The Pacific Northwest of the U.S., along with several northern European countries, is a center for this kind of activity, and ‘green anarchist’ themes, including those advanced by Zerzan and Jensen, are reported to be very popular within this milieu. Zerzan affirms his affinity for the “Unabomber,” Ted Kaczynski, who was celebrated in a 2013 Orion magazine essay by Paul Kingsnorth and has also become an iconic figure in some of the most violent white supremacist circles. Although he has criticized white nationalist tendencies among some of his readers, Zerzan has published several books through an outfit called Feral House that markets heavily to skinheads and conspiracists, and carries at least a few overtly Nazi titles.
Taylor cites the cases of three self-identified “green anarchists” who have turned toward an explicitly fascist ideology while in prison, and similar cases have been discussed in the pages of the Earth First! Journal. He concludes that “Green and primitivist anarchism have proven compatible with the ecofascist right because they share significant philosophical and political terrain, including ecological antimodernism, civilizational decline narratives, blood and soil sympathies, and hostility towards the left.”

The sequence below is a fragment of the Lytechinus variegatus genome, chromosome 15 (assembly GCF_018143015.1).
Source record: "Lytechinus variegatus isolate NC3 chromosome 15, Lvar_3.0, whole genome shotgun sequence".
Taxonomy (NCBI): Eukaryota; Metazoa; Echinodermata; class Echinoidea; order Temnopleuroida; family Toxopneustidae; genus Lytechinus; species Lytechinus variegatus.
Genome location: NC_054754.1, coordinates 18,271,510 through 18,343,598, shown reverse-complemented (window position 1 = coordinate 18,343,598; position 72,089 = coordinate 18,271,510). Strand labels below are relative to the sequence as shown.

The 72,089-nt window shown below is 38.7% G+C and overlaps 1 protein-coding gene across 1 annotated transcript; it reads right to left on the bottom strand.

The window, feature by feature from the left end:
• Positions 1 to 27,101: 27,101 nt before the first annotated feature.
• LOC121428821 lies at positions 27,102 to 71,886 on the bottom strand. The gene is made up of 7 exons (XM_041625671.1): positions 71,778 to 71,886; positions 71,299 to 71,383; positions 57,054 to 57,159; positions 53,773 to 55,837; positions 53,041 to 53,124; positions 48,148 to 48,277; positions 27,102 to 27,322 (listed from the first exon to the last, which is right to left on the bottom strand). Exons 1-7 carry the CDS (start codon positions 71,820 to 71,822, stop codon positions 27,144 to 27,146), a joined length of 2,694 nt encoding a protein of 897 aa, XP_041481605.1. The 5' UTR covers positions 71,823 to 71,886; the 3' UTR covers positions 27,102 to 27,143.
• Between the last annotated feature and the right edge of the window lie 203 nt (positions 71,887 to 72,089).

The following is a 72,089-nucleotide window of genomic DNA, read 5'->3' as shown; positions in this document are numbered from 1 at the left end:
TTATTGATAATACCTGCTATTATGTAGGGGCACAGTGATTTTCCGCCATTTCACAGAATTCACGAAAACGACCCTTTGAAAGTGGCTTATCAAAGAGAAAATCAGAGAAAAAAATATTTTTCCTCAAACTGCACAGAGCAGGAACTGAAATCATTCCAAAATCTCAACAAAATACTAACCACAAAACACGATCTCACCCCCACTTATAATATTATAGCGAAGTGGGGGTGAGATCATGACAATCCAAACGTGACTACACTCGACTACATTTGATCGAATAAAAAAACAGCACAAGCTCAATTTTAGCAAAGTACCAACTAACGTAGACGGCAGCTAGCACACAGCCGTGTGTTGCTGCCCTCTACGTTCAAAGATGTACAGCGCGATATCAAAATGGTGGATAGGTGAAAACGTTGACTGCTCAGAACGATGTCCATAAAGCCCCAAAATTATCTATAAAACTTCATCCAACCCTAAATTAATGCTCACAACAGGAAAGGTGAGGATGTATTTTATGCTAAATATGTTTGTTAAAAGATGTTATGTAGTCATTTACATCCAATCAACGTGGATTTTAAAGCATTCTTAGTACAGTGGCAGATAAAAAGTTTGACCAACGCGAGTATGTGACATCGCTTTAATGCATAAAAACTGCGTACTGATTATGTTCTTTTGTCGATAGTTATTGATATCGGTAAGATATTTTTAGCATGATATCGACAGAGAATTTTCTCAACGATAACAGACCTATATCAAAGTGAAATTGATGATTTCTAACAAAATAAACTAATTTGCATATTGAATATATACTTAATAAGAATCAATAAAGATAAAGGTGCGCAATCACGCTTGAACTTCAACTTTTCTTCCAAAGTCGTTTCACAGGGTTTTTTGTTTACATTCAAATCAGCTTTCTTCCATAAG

Of course there is a long history of right wing currents in ecological thought, starting with the coinage of the word “ecology” by the 19th century German naturalist Ernst Haeckel, whose retrograde racialist views were adopted by prominent Nazi ideologues. Early Social Darwinists like Herbert Spencer sought to reinterpret evolutionary theory as a rationale for capitalism, a tendency that was challenged by radical geographers like Peter Kropotkin and Elisée Reclus. In the 1950s, pioneering forest ecologists in the U.S. adopted methods of land management that had their origins in World War II military strategies. Historian and social ecologist Peter Staudenmaier has documented a vast web of connections linking ecological and fascist ideas throughout the 20th century, as well as specific links between recent ecofascist tendencies and their mid-20th century antecedents.